A clinical trial of the device provided results that, in one analysis, suggested it’s no better than sham treatment, according to FDA documents.”

Going to be a long slog. TMS *has* been approved for treating depression in Canada and Israel, for the company NeoPulse.

OpenStim: The Open Noninvasive Brain Stimulator

Transcranial magnetic stimulation (TMS) is a popular technology for stimulating human cortical neurons, due to its safety, noninvasiveness, and efficacy. A TMS device is just a little coil of wire, through which 10,000 Amps of current is cranked during a period of only a few hundred microseconds; the resultant rapidly-changing magnetic field induces eddy currents in the brain. Depending on the protocol used, TMS can drive/inhibit a region of cortex corresponding to roughly a cubic centimeter or two, and is being explored for the treatment of depression, the reduction of auditory hallucinations during schizophrenia, and the alleviation of tinnitus and migraines. Thousands of papers on medicine and psychology have been written using this tool.

Yet the device itself is expensive and rare — they can run from $20,000 to $50,000 or even more, despite the fact that they are, in essence, a coil, a switch, a bank of capacitors, and a power supply. Much of the art lies in making the devices safe and fail-proof. Is it possible to hack/engineer a system that is safe, fault-tolerant, efficacious, and inexpensive? And furthermore, can we facilitate a community that will devise such devices, and share information about protocols and approaches to brain hacking?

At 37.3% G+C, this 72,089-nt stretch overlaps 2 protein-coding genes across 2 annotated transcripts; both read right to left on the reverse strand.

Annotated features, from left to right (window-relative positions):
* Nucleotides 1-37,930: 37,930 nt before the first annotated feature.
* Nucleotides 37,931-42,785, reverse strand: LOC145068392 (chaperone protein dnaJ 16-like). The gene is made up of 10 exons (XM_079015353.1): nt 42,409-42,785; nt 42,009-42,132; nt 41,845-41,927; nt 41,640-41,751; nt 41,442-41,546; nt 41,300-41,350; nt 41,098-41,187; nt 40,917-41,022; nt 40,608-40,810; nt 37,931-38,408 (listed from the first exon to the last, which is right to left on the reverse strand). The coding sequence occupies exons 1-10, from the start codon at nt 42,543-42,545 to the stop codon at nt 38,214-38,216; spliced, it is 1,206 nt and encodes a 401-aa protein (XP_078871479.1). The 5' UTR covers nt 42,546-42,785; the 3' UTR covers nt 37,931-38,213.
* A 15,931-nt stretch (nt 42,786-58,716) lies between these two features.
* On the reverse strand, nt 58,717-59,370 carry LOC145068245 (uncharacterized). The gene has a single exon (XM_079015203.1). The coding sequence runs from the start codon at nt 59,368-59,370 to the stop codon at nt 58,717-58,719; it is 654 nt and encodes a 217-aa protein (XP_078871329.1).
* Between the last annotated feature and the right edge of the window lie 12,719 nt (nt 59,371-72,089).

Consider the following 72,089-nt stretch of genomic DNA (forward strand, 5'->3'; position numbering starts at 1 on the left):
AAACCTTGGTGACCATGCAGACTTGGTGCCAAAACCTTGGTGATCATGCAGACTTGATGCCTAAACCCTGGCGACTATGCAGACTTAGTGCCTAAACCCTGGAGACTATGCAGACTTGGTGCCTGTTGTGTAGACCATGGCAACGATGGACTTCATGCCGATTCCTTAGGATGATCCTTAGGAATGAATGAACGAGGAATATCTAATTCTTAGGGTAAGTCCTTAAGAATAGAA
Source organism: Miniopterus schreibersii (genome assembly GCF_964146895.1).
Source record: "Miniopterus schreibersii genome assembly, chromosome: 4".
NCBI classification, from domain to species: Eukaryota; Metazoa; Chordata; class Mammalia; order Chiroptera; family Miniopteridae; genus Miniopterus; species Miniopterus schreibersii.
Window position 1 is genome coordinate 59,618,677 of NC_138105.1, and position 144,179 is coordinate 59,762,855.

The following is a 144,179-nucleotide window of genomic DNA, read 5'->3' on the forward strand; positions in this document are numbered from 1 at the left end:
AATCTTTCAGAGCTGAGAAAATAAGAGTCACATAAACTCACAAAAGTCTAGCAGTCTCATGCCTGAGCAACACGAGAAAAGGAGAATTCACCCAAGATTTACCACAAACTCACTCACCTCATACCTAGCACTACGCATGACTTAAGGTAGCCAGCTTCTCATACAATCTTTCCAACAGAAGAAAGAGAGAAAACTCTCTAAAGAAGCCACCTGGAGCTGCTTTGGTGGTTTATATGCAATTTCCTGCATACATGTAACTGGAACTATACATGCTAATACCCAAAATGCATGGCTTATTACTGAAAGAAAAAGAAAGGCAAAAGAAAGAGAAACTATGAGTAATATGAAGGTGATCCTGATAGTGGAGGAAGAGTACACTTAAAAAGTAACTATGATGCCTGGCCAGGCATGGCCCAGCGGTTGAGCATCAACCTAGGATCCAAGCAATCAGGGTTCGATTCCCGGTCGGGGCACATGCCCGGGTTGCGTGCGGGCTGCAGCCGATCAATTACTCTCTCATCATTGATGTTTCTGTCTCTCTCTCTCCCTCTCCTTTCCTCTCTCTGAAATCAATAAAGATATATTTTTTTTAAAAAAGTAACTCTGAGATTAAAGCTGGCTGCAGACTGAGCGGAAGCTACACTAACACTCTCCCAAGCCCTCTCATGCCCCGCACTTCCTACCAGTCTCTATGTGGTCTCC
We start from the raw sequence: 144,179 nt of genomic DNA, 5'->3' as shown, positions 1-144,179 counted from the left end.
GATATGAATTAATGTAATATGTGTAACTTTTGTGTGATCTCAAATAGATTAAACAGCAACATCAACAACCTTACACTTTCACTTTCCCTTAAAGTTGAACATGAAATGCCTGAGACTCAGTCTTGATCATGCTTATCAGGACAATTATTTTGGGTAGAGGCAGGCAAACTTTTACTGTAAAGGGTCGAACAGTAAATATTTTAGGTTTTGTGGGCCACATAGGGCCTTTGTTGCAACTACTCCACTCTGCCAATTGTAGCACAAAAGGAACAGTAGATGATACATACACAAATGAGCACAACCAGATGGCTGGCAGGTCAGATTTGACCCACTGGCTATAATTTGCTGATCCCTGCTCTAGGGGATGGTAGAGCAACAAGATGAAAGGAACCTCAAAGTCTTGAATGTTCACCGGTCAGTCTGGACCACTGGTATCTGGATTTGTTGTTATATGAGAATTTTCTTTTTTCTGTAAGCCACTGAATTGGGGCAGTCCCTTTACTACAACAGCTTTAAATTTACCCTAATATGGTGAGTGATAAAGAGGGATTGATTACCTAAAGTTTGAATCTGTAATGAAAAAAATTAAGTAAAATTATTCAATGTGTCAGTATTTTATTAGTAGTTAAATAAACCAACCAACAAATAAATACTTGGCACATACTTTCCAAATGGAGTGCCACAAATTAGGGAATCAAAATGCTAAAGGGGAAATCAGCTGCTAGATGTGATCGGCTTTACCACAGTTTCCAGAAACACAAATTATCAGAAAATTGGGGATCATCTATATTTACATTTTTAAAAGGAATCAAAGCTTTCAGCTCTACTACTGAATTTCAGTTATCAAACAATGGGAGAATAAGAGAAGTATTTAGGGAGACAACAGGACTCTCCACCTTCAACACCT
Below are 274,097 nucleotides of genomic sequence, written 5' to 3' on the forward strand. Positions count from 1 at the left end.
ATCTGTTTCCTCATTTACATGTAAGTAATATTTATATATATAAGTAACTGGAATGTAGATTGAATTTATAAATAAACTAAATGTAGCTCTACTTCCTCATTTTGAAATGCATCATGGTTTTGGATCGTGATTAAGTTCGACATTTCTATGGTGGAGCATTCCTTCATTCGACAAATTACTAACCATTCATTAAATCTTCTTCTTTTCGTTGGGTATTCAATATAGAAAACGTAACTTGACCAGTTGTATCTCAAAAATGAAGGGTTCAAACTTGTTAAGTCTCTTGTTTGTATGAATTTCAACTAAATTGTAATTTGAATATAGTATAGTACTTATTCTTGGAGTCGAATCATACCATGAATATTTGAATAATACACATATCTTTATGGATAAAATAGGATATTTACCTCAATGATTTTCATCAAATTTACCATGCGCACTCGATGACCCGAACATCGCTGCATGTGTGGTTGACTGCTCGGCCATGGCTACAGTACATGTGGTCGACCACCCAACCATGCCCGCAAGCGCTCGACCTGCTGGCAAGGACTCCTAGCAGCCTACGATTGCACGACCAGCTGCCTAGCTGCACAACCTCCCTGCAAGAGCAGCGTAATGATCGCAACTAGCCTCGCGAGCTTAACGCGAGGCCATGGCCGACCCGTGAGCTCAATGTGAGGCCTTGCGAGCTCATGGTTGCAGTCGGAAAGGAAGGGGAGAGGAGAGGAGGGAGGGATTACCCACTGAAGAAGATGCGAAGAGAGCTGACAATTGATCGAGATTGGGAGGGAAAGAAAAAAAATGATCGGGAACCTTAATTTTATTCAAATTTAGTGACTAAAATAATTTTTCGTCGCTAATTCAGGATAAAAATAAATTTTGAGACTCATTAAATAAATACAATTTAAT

This past August at Foo Camp, a hackers’ conference in Northern California, a group of people got together and set out to do just that. We are designing a safe, noninvasive, modular, and “open source” brain stimulator that will open up the field of circuit modulation to a wider audience. Members of the group include therapists and mental health professionals, engineers, programmers, and others interested in either the development of such devices, or the sharing of information on this front. Key to the design is safety — we want to make sure that the devices we create are as safe as devices on the market. Also, all the information is released under the Creative Commons “Attribution and Sharealike” license. This is a new model for “open source” medical device development — which may move it beyond the domain of simply creating “cool toys,” and to creating real devices.

You can find out more information, or contribute to the project, or learn from the project, at


Overexpression of Rab1 prevents Parkinson-like cell death

{alpha}-Synuclein Blocks ER-Golgi Traffic and Rab1 Rescues Neuron Loss in Parkinson’s Models — Cooper et al., Science

Fascinating evidence pointing toward a treatment for parkinson’s. Basically, Lindquist’s group finds that overexpression of a trafficking protein Rab1 that moves folded proteins from the ER to the Golgi can prevent alpha-synuclein accumulation-triggered death of rat neurons.

Of course, in vitro is not in vivo. And, for all we know, Parkinson’s could be a complex, multi-mechanism disease. But this looks promising!


Alpha-synuclein misfolding is associated with several devastating neurodegenerative disorders including Parkinson’s Disease (PD). In yeast cells and in neurons {alpha}Syn accumulation is cytotoxic, but little is known about its normal function or pathobiology. The earliest defect following {alpha}Syn expression in yeast was a block in endoplasmic reticulum (ER) to Golgi vesicular trafficking. In a genome-wide screen, the largest class of toxicity modifiers were proteins functioning at this same step, including the Rab GTPase Ypt1p, which associated with cytoplasmic {alpha}Syn inclusions. Elevated expression of Rab1, the mammalian YPT1 homolog, protected against {alpha}Syn-induced dopaminergic neuron loss in animal models of PD. Thus synucleinopathies may result from disruptions in basic cellular functions that interface with the unique biology of particular neurons to make them especially vulnerable.